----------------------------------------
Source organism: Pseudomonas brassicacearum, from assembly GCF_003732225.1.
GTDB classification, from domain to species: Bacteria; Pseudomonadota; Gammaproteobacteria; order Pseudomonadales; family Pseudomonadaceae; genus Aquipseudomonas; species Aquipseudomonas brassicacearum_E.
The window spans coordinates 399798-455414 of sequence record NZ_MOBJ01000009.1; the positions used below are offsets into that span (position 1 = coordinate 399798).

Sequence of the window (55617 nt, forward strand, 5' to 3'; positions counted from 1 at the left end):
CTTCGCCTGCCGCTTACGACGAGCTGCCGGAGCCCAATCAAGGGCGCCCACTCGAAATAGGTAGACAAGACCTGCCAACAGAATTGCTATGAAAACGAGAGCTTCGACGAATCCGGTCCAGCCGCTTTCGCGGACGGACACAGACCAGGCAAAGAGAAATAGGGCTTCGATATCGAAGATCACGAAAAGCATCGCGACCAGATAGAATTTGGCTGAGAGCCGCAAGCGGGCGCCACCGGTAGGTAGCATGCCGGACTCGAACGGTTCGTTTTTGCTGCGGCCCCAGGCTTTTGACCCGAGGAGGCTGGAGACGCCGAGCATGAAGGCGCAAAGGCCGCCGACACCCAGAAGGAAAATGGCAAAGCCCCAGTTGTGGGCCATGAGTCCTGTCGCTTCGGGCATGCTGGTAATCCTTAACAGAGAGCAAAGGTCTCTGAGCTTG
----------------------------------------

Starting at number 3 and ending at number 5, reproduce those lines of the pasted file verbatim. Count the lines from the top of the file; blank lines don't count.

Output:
The window spans coordinates 399798-455414 of sequence record NZ_MOBJ01000009.1; the positions used below are offsets into that span (position 1 = coordinate 399798).

Sequence of the window (55617 nt, forward strand, 5' to 3'; positions counted from 1 at the left end):
CTTCGCCTGCCGCTTACGACGAGCTGCCGGAGCCCAATCAAGGGCGCCCACTCGAAATAGGTAGACAAGACCTGCCAACAGAATTGCTATGAAAACGAGAGCTTCGACGAATCCGGTCCAGCCGCTTTCGCGGACGGACACAGACCAGGCAAAGAGAAATAGGGCTTCGATATCGAAGATCACGAAAAGCATCGCGACCAGATAGAATTTGGCTGAGAGCCGCAAGCGGGCGCCACCGGTAGGTAGCATGCCGGACTCGAACGGTTCGTTTTTGCTGCGGCCCCAGGCTTTTGACCCGAGGAGGCTGGAGACGCCGAGCATGAAGGCGCAAAGGCCGCCGACACCCAGAAGGAAAATGGCAAAGCCCCAGTTGTGGGCCATGAGTCCTGTCGCTTCGGGCATGCTGGTAATCCTTAACAGAGAGCAAAGGTCTCTGAGCTTG